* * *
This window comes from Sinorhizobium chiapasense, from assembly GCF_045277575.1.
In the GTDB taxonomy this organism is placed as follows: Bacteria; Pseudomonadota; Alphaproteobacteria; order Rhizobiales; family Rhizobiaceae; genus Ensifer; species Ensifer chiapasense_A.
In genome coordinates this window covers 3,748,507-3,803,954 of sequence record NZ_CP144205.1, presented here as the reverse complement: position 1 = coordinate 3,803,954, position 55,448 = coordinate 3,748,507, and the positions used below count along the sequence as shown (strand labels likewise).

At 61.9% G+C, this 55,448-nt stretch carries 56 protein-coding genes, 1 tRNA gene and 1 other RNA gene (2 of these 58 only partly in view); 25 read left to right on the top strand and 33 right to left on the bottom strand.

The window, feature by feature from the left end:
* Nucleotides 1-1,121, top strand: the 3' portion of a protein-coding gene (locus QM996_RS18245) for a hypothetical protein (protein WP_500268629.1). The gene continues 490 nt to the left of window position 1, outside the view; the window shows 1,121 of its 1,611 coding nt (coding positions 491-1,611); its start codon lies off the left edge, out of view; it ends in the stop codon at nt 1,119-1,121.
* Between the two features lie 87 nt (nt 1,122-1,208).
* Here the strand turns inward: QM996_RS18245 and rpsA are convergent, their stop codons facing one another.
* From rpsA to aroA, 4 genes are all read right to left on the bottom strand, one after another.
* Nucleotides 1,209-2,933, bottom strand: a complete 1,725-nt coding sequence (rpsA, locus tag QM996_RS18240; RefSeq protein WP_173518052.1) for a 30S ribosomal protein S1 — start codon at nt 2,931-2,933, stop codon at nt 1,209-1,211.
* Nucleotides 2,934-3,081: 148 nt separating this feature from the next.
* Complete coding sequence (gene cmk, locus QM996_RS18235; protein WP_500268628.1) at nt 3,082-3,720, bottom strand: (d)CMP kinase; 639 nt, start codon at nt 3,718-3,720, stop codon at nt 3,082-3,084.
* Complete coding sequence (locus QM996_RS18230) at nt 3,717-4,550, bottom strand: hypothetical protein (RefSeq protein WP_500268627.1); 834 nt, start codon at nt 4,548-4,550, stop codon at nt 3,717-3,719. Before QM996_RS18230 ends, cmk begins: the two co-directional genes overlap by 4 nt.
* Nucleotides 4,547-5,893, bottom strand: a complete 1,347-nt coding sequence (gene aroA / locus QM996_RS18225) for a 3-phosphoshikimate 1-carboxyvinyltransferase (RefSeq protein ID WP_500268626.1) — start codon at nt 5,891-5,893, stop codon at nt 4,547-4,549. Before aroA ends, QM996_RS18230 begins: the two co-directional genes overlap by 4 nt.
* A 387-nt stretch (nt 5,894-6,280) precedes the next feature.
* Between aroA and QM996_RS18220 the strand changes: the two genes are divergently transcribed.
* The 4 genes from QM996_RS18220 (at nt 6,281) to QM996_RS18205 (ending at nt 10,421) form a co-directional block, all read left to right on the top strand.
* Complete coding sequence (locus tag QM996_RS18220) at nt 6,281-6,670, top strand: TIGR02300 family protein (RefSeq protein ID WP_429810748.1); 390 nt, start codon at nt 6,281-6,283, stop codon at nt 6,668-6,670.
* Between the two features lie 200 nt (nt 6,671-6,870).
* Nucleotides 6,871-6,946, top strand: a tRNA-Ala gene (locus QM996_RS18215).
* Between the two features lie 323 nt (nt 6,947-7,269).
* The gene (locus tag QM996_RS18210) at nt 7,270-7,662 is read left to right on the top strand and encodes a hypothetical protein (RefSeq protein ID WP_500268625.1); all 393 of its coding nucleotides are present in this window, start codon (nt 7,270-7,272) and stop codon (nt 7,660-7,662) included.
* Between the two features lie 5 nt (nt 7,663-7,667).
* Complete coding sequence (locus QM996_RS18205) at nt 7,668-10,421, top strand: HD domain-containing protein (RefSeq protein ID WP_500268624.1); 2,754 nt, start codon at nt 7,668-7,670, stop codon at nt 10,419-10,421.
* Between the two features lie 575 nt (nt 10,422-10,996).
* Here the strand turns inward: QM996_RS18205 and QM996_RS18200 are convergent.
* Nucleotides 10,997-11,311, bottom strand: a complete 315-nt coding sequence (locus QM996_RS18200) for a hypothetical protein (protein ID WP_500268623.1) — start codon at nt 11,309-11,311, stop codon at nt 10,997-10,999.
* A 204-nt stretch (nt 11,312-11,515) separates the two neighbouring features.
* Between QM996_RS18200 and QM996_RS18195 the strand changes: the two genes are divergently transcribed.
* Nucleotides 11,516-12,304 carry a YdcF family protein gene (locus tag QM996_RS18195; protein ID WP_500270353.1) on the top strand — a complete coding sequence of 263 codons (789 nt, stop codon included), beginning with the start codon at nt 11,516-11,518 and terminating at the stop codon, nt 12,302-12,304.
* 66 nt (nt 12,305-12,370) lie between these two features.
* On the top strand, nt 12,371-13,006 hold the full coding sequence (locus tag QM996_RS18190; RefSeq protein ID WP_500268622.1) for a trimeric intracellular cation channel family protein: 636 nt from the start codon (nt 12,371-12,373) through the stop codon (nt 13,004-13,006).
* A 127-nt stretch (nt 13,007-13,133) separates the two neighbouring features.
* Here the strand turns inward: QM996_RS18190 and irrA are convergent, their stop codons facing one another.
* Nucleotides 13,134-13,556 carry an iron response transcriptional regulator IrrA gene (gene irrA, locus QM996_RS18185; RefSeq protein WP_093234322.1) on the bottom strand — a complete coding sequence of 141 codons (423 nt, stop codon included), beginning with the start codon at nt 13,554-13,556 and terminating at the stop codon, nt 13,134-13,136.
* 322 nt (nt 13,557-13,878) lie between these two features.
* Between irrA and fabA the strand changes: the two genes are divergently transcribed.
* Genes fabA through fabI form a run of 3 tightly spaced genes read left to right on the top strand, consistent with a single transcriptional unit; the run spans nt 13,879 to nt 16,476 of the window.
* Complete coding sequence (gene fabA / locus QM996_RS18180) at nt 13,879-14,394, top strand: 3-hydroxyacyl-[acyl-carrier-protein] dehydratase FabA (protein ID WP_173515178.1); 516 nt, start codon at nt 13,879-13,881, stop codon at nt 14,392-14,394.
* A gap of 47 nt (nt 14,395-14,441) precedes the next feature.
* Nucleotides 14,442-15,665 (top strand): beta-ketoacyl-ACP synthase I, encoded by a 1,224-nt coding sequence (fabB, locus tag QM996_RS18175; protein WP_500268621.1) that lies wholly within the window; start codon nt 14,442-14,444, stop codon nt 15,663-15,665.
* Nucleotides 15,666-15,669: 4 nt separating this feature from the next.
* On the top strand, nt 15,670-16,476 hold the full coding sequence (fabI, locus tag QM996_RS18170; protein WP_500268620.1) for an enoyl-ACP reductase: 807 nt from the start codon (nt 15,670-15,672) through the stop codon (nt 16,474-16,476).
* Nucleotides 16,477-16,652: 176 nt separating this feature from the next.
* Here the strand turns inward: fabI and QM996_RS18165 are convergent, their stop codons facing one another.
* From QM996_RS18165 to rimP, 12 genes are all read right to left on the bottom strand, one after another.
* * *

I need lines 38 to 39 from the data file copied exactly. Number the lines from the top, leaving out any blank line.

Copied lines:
* Genes fabA through fabI form a run of 3 tightly spaced genes read left to right on the top strand, consistent with a single transcriptional unit; the run spans nt 13,879 to nt 16,476 of the window.
* Complete coding sequence (gene fabA / locus QM996_RS18180) at nt 13,879-14,394, top strand: 3-hydroxyacyl-[acyl-carrier-protein] dehydratase FabA (protein ID WP_173515178.1); 516 nt, start codon at nt 13,879-13,881, stop codon at nt 14,392-14,394.